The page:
Disney’s bundle is compelling both for Disney and also Hulu, then Huawei’s new OS doesn’t make sense commercially but does make sense geopolitically. Plus, Uber’s earnings have been unfairly represented even as they are very concerning.
Google’s cloud numbers are probably much worse than they appear. Then Apple delivered post-iPhone earnings that were impressive in what they said about Apple’s future.
Google’s earnings came with the usual dearth of information, although it appears that Google Cloud is growing more than expected. AWS growth, meanwhile, is definitely slowing as Amazon’s business broadly is running out of low-hanging fruit.
The FTC has released its complaint against Facebook, leading me to change my mind and put more blame on the company. Complaints about the FTC are still misplaced, though: the real problem is Congress. Meanwhile, Facebook continues growing undeterred.
Snap’s earnings were impressive, including the most valuable AR application of all time, but the company still needs to show it can earn advertisers broadly. Then, DoorDash responds to pressure from the demand side.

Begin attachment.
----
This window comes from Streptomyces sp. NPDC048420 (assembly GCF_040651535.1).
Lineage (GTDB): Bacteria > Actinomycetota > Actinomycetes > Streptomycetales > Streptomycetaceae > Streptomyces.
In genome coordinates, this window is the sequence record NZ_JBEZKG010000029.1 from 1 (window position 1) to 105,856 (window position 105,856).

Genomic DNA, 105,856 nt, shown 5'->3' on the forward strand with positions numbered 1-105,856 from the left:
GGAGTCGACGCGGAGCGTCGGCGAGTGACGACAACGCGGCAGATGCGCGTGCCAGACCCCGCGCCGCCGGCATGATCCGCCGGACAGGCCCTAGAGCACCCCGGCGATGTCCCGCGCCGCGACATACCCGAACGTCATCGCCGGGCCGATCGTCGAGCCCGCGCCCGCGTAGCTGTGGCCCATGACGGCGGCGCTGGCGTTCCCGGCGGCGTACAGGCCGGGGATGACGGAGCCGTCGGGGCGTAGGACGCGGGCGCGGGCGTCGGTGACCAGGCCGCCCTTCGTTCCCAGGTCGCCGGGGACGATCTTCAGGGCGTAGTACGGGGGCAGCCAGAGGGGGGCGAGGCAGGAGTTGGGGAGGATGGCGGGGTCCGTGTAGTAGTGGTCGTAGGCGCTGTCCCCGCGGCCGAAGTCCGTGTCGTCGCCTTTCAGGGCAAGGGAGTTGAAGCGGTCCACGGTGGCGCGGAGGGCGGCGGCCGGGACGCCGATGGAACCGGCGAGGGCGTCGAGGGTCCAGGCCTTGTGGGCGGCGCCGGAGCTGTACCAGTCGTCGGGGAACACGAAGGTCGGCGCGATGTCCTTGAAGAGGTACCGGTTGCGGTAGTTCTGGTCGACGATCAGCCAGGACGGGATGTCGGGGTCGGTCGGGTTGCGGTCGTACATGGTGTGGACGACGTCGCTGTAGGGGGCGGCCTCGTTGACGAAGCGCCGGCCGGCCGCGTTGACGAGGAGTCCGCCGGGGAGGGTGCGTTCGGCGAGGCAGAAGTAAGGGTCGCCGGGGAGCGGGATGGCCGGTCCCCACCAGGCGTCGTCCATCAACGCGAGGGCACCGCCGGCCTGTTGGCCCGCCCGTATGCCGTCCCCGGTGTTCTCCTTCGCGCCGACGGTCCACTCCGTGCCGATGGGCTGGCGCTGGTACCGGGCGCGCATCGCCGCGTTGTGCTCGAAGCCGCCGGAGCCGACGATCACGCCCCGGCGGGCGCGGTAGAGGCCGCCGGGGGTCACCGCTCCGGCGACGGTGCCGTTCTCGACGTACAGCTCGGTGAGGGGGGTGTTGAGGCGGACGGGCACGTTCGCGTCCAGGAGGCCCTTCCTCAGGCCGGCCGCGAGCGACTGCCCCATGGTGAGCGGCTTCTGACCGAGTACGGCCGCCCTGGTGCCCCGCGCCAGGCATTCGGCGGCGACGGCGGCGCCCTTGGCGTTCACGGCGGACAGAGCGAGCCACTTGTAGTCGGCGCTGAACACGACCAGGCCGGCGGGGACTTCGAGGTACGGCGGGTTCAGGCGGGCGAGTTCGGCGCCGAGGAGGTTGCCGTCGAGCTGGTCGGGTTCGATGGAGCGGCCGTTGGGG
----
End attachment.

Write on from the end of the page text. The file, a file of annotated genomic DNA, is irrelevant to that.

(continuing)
Microsoft continues to crush earnings with its integrated approach. Then, Teams passed Slack, and its lead will likely widen, because it is a sustaining technology, not a disruptive one. Plus, the importance of Microsoft partners.
Netflix’s earnings are worrisome, but for predictable reasons; ultimately, the company remains in a strong position. Then, Apple’s rumored move into exclusive podcasts doesn’t make sense and is in fact good for Spotify.
Apple, Google, and Amazon’s earnings all showed fundamental weaknesses in the consumer market; perhaps these companies are not all-powerful.
Microsoft is a trillion dollar company, and has more growth opportunities than ever; Facebook, meanwhile, remains firmly in control of its own destiny when it comes to driving revenue growth in the long run.
Twitter and Snap both had encouraging earnings, for reasons that were both similar and also unique to each company and their history. Perhaps there is hope for consumer tech companies after all — and maybe Facebook and Google aren’t so bad.